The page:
Two restaurants attached to hotels. One in Old Strathcona, and the other Downtown. The chef at one used to be the chef at the other. Plenty of good reasons to put Ampersand 27 and Wildflower Grill together in the Brunch Odyssey, so that’s what I did.
Ampersand 27 – 10612 Whyte avenue
Fancy plating and upscale digs are the hallmark of Ampersand, but they aren’t shy on kitchen credentials either. Their head chef is 2 time Edmonton Gold Medal Plates champion Nathan Bye, so the food ought to be good, right?
After perusing the menu, we settled on a few dishes to try. Robyn went with the Lemon Ricotta Pancakes, with Zest, Lemon Gel, Preserves & Sugar Dusting.
While Robyn tends toward the sweets, I usually veer in the direction of corned beef, and this day was no exception. The Corn Beef Hash, with in House Corned Beef, Spice, Duck Fat Fried Potato, Worcestershire Gastrique, Onion, Poached Egg & Hollandaise sounded right up my alley.
Normally we would have stopped with those 2 dishes, but the table next to us had a platter of fresh baked blueberry scones hit their table right as we were ordering, and they looked way too good to pass up. What the hell, we can always enjoy the leftovers tomorrow morning, right?
Execution and Taste
- Thanks to our table neighbours, we already knew the scones looked fantastic. As much as our eyes loved them, our mouths loved them even more. Slightly crispy, sweet, and endlessly flakey, these would be my pick for the best scones in Edmonton. They’re served with chantilly cream, preserves, and whipped butter which were all good in their own right, but I barely used any of that. The scones were delicious all on their own, and melted in our mouths like shortbread.
- Robyn’s Lemon Ricotta Pancakes impressed as well. I love a light and fluffy pancake, and these delivered. I enjoyed the slight sweetness and subtle lemon flavour.
- My Corned Beef Hash had a bit of creeping heat, which I found nice. It was dangerously close to being the defining characteristic of the dish though, so I wouldn’t want any more heat than was there. I also appreciated the fact there were big enough pieces of corned beef that I could get a good taste. The hollandaise was solid and the egg poached perfectly, with the essential runny yolk. The potatoes however were not crispy, and were a bit oily. They tasted good, but as you know, I like crispy potatoes at brunch.
At $9, the scones were a pretty decent value. That dish could easily be my entire meal, and just might be next time we visit.
The Corned Beef Hash at $16 is similarly priced to other similar dishes around town, but might be a bit smaller portion than most. It was pretty good though, and since we had the scones, I didn’t go home hungry.
So one good value, and one fair value so far. Which brings us to the pancakes. At $13 for 3 pancakes, I can’t find a way to reconcile that in my head. If they came with a couple slices of bacon and some fruit maybe I’d change my tune, but they don’t. They’re good, but $4.33/pancake good?
Wildflower Grill – 10009 107 st
Most of the restaurant buzz downtown focuses on Jasper avenue and spots north of there, so it’s easy to forget sometimes that Wildflower Grill is laying in the weeds just south of Jasper in the Matrix Hotel.
We settled on a Country Skillet for me, which has italian sausage, eggs, onions, peppers, rosemary potatoes, ancho cheddar fondue, and fruit.
Robyn went with a recommendation from the server – the Baked Eggs and Brioche. It’s got fingerling truffle potatoes, parmesan, and of course brioche.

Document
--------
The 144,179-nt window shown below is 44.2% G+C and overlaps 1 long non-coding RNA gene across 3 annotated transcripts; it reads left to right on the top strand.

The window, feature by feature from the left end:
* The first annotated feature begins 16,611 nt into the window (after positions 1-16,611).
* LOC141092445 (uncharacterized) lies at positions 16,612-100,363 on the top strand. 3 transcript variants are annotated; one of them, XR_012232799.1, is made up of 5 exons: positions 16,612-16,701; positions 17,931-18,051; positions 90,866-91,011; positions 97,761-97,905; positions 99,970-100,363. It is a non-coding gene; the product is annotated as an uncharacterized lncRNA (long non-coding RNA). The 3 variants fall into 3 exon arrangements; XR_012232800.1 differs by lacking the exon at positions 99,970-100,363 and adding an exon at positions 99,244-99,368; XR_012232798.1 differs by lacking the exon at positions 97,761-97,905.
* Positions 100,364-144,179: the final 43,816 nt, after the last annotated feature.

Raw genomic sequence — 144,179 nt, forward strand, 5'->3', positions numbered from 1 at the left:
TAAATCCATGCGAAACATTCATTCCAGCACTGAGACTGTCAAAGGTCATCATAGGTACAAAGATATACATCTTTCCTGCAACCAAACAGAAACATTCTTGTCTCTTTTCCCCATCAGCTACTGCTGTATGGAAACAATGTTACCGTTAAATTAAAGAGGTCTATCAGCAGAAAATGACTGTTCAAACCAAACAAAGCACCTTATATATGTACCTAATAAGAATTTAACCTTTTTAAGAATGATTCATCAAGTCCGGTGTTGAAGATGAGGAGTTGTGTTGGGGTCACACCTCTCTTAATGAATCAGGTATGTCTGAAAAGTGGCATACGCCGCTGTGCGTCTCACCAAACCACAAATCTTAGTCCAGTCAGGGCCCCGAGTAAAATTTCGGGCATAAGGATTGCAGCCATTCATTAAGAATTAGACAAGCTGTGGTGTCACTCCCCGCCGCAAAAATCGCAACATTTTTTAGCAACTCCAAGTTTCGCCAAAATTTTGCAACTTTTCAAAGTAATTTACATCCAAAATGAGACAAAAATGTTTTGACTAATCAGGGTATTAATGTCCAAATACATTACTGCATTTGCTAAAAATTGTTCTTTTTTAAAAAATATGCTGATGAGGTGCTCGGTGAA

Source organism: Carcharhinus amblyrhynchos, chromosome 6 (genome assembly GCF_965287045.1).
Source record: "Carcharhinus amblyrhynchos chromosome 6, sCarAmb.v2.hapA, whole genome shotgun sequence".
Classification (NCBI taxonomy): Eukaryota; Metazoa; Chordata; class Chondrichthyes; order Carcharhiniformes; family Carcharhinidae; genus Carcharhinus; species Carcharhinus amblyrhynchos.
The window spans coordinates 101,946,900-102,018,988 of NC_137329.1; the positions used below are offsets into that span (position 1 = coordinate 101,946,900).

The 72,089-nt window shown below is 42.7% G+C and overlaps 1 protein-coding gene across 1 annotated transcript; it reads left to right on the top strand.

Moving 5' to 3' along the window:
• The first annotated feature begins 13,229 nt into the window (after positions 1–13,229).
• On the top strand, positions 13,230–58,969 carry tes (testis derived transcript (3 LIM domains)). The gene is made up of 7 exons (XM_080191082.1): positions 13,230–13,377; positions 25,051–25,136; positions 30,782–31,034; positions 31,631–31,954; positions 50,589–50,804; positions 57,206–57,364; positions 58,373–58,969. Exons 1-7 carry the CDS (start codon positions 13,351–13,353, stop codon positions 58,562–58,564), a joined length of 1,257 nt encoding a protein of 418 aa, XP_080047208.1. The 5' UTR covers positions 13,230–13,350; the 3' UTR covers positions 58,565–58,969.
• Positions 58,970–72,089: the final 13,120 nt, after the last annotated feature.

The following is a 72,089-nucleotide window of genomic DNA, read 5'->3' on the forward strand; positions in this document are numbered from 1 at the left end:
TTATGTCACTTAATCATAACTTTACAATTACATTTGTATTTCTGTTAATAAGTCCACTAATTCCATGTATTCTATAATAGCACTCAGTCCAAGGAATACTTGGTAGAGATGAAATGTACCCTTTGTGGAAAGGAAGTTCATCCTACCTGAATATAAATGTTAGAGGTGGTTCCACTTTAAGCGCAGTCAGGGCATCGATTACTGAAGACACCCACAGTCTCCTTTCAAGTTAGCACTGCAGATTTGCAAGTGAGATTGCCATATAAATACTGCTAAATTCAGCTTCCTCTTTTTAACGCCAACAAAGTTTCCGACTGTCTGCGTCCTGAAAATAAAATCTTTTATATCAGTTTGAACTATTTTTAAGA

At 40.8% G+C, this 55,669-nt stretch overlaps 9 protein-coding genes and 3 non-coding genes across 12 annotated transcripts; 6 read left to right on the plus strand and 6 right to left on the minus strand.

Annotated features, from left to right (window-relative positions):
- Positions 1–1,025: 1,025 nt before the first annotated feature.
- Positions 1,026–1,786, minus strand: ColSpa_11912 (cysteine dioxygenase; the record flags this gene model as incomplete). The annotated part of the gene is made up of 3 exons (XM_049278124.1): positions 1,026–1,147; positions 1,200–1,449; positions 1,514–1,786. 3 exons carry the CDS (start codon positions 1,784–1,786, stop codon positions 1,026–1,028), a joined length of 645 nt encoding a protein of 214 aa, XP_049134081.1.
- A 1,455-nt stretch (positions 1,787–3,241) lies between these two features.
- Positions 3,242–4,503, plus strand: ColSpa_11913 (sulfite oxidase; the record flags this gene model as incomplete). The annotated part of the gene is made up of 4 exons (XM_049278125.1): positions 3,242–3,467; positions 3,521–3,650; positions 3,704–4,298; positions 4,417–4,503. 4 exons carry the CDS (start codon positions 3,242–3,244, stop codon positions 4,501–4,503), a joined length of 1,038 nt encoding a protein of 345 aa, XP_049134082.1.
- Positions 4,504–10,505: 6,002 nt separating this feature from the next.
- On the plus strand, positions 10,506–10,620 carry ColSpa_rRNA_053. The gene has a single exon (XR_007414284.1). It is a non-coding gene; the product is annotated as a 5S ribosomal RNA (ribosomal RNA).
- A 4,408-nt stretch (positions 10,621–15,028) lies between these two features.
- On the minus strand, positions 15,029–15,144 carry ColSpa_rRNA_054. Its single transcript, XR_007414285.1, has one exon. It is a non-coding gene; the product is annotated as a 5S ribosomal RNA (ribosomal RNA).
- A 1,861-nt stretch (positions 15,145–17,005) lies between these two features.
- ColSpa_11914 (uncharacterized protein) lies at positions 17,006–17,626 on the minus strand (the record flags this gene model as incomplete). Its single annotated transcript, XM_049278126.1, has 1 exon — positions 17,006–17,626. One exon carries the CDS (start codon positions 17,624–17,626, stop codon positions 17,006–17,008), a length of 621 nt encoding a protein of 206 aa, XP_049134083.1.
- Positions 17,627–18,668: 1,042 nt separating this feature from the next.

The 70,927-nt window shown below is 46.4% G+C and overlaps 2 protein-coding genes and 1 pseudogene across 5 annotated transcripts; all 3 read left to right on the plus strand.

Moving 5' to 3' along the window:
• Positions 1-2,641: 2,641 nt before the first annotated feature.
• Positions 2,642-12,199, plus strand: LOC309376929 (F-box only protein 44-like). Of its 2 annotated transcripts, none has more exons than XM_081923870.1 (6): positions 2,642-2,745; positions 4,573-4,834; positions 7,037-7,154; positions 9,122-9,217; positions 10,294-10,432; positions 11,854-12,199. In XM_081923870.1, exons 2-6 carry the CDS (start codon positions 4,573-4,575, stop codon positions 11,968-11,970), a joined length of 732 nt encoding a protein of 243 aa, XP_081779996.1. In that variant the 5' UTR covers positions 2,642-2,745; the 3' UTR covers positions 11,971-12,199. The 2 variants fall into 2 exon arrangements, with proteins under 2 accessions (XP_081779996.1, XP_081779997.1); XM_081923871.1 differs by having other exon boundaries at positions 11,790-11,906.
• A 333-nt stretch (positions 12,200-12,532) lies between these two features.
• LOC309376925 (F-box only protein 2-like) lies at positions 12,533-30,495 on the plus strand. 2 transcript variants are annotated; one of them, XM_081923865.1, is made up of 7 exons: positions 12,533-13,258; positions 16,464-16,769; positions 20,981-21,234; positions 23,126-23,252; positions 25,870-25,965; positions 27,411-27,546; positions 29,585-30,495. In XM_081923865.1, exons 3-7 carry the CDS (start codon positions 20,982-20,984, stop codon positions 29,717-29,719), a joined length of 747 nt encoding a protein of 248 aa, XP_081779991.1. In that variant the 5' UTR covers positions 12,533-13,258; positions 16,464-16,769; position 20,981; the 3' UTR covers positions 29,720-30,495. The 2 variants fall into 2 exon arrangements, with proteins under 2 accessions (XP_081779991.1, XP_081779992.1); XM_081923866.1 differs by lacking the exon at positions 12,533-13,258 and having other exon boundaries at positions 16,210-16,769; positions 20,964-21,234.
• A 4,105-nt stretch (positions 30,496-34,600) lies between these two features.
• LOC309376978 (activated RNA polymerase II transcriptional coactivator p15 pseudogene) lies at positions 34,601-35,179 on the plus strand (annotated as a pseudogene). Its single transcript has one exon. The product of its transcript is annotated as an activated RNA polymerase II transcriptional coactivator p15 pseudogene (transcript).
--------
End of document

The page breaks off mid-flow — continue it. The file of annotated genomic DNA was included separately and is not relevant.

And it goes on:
We dined with a friend, who decided on Chicken and Waffles. I didn’t try it, but couldn’t help notice that the chicken was a very dry roasted chicken, which was not specified on the menu. In fairness, it didn’t specifically say it was fried chicken either, but a lack of descriptor generally assumes a traditional take on the method. I don’t know about you, but I’d have been pretty pissed off to receive this when expecting fried chicken.
Execution and Taste
- So here’s the deal: I don’t really like wraps. That’s why I don’t order them. So you can probably imagine how excited I was to find the “skillet” I ordered was just a wrap served in a skillet, topped with a fried egg. After confirming that I was not in fact being punk’d, I tried to move past the ridiculously misleading menu descriptions and give the wrap a fair shake. Unfortunately the only shake to give here was a head shake. The wrap was bone dry, as was everything inside. The sausage on the side was also dry, as were the pale and bland potatoes underneath. I also couldn’t manage to pinpoint any sign of the cheese fondue that was listed. I always try to find some sort of redeeming quality to any meal, which in this case was the bowl of fruit. At least it had a blackberry, a blueberry, a strawberry, and a gooseberry in addition to the standard melon slices.
- Robyn’s Baked Eggs and Brioche fared a little better, but suffered from dryness and blandness overall. The eggs were baked hard, with crumbly yolks. The potatoes were nice and creamy, but didn’t have much going on flavour-wise. There were a couple positives though, as the brioche was pretty good, and we really enjoyed the french press coffee, though our server couldn’t tell us where it was from.
Given that we struggled to find a positive or 2 to mention about our brunch at Wildflower Grill, it’s tough to find value here. The prices are pretty much in line with typical brunch dishes, so if any of the dishes had delivered on expectations the value might have been fair. All 3 dishes we ordered were $16.00.
There wasn’t much deliberation time requited this week to pick a favourite, and obviously it was Ampersand 27. Those scones alone are enough to bring me back.
Baconhound is an Edmonton food blog, focusing on the best restaurants and dishes in Edmonton and beyond. Phil Wilson is also host of the Canadian food podcast, Off Menu. Find it in the iTunes store and on Soundcloud.